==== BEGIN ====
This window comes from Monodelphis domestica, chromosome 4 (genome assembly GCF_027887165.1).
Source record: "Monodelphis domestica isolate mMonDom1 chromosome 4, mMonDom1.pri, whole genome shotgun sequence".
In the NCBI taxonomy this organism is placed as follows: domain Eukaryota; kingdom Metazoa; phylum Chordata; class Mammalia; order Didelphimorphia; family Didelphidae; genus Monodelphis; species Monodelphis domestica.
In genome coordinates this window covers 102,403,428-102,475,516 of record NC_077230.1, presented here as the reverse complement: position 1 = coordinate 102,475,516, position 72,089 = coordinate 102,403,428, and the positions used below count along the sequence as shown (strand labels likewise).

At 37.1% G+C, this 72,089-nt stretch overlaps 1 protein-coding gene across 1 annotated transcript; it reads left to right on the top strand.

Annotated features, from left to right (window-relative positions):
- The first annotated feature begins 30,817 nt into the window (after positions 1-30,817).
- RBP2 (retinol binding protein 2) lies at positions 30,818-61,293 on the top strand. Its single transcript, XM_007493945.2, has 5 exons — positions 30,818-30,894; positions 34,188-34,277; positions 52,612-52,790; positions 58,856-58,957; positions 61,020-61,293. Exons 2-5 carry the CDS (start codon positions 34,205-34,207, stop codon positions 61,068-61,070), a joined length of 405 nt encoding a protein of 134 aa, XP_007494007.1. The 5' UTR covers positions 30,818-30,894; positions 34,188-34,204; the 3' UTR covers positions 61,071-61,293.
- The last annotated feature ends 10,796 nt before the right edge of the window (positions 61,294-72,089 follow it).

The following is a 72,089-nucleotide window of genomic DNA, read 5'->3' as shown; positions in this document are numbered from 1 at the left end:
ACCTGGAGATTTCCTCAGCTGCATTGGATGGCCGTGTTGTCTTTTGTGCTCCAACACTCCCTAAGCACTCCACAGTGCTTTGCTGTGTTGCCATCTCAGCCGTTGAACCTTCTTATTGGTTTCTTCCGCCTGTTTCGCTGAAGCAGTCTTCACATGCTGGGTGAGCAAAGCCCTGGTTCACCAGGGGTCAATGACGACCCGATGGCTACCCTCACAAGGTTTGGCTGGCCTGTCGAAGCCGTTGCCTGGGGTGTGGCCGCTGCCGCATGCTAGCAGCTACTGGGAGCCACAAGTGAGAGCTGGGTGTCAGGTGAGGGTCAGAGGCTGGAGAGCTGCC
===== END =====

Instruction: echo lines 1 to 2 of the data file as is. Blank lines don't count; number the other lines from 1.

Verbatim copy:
This window comes from Monodelphis domestica, chromosome 4 (genome assembly GCF_027887165.1).
Source record: "Monodelphis domestica isolate mMonDom1 chromosome 4, mMonDom1.pri, whole genome shotgun sequence".